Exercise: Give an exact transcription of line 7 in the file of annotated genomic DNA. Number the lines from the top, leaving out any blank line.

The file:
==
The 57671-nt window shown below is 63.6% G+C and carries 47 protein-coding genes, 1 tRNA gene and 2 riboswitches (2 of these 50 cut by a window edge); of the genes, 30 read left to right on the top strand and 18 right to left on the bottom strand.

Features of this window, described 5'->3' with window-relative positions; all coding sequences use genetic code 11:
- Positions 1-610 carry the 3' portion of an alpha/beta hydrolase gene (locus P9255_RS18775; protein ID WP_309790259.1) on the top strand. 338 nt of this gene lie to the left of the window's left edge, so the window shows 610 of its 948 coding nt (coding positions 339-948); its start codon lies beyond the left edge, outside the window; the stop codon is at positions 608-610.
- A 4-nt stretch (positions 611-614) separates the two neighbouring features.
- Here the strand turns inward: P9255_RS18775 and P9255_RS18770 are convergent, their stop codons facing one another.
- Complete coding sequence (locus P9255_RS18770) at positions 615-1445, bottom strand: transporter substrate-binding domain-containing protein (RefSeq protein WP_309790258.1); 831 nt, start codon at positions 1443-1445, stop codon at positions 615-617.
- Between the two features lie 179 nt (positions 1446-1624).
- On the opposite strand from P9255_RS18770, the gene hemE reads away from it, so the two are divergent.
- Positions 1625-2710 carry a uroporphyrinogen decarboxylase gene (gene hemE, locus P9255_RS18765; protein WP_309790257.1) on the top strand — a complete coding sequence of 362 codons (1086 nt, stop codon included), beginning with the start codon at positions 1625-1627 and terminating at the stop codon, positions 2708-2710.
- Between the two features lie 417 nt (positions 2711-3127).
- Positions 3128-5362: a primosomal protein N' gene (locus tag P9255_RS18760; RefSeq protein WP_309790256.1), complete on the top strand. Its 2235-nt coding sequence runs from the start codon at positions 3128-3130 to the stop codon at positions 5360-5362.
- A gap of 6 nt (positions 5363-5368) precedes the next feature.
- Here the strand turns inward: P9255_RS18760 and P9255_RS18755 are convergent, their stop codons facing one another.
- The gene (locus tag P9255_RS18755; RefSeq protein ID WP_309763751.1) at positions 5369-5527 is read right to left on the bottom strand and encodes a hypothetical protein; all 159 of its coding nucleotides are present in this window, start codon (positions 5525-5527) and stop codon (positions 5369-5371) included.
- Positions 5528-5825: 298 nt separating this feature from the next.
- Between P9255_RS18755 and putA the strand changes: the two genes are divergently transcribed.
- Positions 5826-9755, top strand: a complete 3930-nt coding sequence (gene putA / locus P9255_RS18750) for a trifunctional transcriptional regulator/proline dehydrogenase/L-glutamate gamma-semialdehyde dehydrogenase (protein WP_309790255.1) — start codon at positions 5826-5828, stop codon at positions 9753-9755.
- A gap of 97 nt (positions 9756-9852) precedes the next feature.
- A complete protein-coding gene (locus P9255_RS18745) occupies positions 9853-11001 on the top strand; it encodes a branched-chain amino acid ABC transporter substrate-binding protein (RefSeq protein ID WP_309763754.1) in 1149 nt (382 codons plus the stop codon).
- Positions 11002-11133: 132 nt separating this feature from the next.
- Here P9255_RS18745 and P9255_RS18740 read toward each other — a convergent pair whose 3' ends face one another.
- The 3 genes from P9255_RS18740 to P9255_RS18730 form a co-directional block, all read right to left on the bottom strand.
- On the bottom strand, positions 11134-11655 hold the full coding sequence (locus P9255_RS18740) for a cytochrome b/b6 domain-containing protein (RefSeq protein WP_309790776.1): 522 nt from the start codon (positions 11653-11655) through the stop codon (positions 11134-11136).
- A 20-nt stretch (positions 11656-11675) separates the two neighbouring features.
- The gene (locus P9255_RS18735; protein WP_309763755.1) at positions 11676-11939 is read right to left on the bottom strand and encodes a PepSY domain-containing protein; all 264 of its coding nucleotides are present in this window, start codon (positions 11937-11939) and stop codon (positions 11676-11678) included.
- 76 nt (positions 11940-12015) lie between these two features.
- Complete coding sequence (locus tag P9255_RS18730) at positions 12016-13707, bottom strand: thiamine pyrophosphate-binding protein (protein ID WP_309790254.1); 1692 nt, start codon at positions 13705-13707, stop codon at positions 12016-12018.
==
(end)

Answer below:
- Between the two features lie 179 nt (positions 1446-1624).